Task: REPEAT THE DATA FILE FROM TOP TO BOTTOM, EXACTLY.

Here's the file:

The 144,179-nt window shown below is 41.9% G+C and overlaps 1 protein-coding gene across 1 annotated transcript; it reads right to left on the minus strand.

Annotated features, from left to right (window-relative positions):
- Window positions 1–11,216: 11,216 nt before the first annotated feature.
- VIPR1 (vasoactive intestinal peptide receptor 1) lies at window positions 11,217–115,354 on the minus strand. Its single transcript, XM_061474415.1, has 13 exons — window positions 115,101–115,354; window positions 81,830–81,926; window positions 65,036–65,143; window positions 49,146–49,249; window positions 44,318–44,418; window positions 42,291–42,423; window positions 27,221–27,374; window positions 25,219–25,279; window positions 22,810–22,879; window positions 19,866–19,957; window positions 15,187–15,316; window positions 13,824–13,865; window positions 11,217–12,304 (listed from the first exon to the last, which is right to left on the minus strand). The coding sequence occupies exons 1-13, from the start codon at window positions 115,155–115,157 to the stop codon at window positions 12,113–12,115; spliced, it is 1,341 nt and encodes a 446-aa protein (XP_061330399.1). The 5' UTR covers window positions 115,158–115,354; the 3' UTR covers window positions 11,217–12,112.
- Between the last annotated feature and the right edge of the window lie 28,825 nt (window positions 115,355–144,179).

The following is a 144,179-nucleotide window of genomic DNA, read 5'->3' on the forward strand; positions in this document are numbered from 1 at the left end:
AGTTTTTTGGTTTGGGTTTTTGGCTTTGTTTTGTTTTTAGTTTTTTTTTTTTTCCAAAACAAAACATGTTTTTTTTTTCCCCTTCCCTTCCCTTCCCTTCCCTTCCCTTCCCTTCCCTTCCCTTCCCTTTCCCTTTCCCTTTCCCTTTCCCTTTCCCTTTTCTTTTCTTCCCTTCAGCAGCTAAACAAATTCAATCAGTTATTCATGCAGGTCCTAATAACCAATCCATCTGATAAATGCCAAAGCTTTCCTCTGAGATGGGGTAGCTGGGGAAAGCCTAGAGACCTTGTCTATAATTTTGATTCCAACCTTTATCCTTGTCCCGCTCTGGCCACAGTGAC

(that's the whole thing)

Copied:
The 144,179-nt window shown below is 41.9% G+C and overlaps 1 protein-coding gene across 1 annotated transcript; it reads right to left on the minus strand.

Annotated features, from left to right (window-relative positions):
- Window positions 1–11,216: 11,216 nt before the first annotated feature.
- VIPR1 (vasoactive intestinal peptide receptor 1) lies at window positions 11,217–115,354 on the minus strand. Its single transcript, XM_061474415.1, has 13 exons — window positions 115,101–115,354; window positions 81,830–81,926; window positions 65,036–65,143; window positions 49,146–49,249; window positions 44,318–44,418; window positions 42,291–42,423; window positions 27,221–27,374; window positions 25,219–25,279; window positions 22,810–22,879; window positions 19,866–19,957; window positions 15,187–15,316; window positions 13,824–13,865; window positions 11,217–12,304 (listed from the first exon to the last, which is right to left on the minus strand). The coding sequence occupies exons 1-13, from the start codon at window positions 115,155–115,157 to the stop codon at window positions 12,113–12,115; spliced, it is 1,341 nt and encodes a 446-aa protein (XP_061330399.1). The 5' UTR covers window positions 115,158–115,354; the 3' UTR covers window positions 11,217–12,112.
- Between the last annotated feature and the right edge of the window lie 28,825 nt (window positions 115,355–144,179).

The following is a 144,179-nucleotide window of genomic DNA, read 5'->3' on the forward strand; positions in this document are numbered from 1 at the left end:
AGTTTTTTGGTTTGGGTTTTTGGCTTTGTTTTGTTTTTAGTTTTTTTTTTTTTCCAAAACAAAACATGTTTTTTTTTTCCCCTTCCCTTCCCTTCCCTTCCCTTCCCTTCCCTTCCCTTCCCTTCCCTTTCCCTTTCCCTTTCCCTTTCCCTTTCCCTTTTCTTTTCTTCCCTTCAGCAGCTAAACAAATTCAATCAGTTATTCATGCAGGTCCTAATAACCAATCCATCTGATAAATGCCAAAGCTTTCCTCTGAGATGGGGTAGCTGGGGAAAGCCTAGAGACCTTGTCTATAATTTTGATTCCAACCTTTATCCTTGTCCCGCTCTGGCCACAGTGAC